Apple's Vice President of Inclusion and Diversity Denise Young Smith has apologised for her controversial remark on diversity she made during the One Young World Summit in Colombia earier this week, a media report said.
Apple’s Vice President of Inclusion and Diversity Denise Young Smith has apologised for her controversial remark on diversity she made during the One Young World Summit in Colombia earier this week, a media report said. At the event, Smith was explaining how Apple focuses on diversity and commented that there could be “twelve white blue-eyed blonde men in a room who are still diverse”. “Diversity is the human experience. I get a little bit frustrated when diversity or the term diversity is tagged to the people of colour, or the women, or the LGBT,” Tech Crunch quoted her as saying. “There can be 12 white blue-eyed blonde men in a room and they are going to be diverse too because they’re going to bring a different life experience and life perspective to the conversation.” The comment attracted criticism from diversity advocates and commentators she made during a panel discussion. On Saturday, Smith sent an apology to her team members at Apple saying that “she understands why some were offended by her statement” and attempted to clarify what she meant. “Last week, while attending a summit in Bogota, I made some comments as part of a conversation on the many factors that contribute to diversity and inclusion.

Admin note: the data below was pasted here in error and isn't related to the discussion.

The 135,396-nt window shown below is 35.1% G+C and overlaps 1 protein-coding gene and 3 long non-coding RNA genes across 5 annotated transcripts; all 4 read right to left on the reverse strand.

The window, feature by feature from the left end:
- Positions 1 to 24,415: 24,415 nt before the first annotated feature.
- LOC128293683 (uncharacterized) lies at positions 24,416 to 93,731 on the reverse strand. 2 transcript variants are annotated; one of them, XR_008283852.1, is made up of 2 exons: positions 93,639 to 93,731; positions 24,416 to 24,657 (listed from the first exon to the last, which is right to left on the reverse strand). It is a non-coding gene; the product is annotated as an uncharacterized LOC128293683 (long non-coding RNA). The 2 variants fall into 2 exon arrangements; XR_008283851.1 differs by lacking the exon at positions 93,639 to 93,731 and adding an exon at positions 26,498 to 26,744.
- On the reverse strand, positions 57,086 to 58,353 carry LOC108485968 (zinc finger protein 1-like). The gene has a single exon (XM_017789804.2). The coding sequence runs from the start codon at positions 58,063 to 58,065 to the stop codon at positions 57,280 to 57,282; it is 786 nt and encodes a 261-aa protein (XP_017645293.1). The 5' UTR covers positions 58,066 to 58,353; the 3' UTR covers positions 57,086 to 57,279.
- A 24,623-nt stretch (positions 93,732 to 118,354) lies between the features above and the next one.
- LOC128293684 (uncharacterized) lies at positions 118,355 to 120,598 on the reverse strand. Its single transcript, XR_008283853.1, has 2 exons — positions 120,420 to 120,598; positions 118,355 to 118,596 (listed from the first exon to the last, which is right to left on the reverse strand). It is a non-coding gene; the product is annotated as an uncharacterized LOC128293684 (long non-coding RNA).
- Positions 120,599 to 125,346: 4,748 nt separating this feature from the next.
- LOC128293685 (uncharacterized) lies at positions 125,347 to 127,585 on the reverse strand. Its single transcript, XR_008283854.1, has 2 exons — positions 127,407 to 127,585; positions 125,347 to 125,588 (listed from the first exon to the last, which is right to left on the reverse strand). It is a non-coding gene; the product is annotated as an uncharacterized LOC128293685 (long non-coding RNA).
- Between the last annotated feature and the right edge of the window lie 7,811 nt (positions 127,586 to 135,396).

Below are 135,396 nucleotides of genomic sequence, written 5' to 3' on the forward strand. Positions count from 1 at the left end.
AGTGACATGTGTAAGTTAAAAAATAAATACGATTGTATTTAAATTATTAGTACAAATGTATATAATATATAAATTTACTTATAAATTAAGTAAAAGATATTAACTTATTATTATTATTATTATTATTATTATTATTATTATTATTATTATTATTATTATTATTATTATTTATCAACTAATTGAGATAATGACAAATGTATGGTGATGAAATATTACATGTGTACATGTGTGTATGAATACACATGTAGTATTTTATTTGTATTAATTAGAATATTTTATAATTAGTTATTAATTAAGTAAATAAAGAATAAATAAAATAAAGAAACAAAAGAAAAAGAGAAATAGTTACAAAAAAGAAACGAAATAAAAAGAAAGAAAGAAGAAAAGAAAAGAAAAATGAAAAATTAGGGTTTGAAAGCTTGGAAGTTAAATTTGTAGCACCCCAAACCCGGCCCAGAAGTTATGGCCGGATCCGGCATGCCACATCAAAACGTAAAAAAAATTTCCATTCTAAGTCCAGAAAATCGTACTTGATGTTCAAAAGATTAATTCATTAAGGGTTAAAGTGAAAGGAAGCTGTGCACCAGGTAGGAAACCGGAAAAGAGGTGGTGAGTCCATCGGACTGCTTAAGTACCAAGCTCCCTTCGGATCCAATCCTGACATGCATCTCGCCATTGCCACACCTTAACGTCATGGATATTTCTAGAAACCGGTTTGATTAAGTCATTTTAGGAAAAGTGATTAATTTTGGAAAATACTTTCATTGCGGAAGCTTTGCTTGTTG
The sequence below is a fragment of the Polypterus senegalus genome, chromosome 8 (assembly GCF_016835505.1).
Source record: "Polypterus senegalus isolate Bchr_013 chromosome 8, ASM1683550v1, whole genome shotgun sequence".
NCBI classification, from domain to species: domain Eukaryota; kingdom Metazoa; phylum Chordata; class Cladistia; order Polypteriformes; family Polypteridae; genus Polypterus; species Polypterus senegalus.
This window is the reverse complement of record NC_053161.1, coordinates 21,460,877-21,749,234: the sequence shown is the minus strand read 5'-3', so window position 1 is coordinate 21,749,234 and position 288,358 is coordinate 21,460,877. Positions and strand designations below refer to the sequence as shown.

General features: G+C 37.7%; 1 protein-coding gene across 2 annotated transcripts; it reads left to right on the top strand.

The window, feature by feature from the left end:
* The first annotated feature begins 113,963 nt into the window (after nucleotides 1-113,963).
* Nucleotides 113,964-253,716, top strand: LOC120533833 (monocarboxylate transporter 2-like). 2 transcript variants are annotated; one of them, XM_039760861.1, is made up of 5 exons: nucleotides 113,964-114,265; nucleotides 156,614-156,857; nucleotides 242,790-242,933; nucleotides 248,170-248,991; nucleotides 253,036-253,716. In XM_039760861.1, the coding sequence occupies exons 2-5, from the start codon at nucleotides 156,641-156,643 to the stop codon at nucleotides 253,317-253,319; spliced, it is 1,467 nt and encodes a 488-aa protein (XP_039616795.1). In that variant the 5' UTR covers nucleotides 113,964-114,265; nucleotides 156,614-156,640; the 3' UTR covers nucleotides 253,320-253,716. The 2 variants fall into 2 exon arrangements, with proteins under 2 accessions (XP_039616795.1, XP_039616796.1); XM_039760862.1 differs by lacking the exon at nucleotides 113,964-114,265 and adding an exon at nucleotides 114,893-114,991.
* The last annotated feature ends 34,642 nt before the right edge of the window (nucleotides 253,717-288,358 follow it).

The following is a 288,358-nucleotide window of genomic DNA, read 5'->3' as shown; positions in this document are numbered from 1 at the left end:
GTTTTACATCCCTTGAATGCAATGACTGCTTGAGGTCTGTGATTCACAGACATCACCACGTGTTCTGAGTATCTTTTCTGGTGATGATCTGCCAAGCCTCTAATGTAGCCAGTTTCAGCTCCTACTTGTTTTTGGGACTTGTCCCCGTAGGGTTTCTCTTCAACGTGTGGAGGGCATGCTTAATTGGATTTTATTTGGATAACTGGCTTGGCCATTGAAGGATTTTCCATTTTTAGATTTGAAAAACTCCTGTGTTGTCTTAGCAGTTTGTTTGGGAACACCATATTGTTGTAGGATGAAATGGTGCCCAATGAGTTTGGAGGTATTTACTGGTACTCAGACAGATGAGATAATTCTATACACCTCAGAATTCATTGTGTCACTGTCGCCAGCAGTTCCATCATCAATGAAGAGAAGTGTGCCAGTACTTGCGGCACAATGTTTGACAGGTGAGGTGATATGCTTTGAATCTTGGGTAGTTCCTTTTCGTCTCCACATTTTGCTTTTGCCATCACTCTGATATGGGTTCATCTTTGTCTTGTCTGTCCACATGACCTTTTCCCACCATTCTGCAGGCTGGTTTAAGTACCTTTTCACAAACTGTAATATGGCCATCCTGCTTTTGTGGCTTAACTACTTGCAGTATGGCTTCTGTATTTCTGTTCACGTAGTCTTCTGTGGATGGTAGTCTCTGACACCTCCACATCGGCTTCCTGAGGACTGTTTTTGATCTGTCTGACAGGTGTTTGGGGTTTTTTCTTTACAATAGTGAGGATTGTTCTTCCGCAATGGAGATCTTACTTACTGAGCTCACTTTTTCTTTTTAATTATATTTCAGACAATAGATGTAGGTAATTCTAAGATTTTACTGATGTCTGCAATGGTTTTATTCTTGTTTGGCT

“I regret the choice of words I used to make this point. I understand why some people took offense. My comments were not representative of how I think about diversity or how Apple sees it. For that, I’m sorry,” she wrote in a mail. “More importantly, I want to assure you Apple’s view and our dedication to diversity has not changed.” “Understanding that diversity includes women, people of colour, LGBTQ people, and all underrepresented minorities is at the heart of our work to create an environment that is inclusive of everyone,” the executive added. The incident came at a time when several tech giants, including Google and Twitter are being accused of promoting anti-diversity, and allegedly serving as “avenues to spread racism and bigotry”.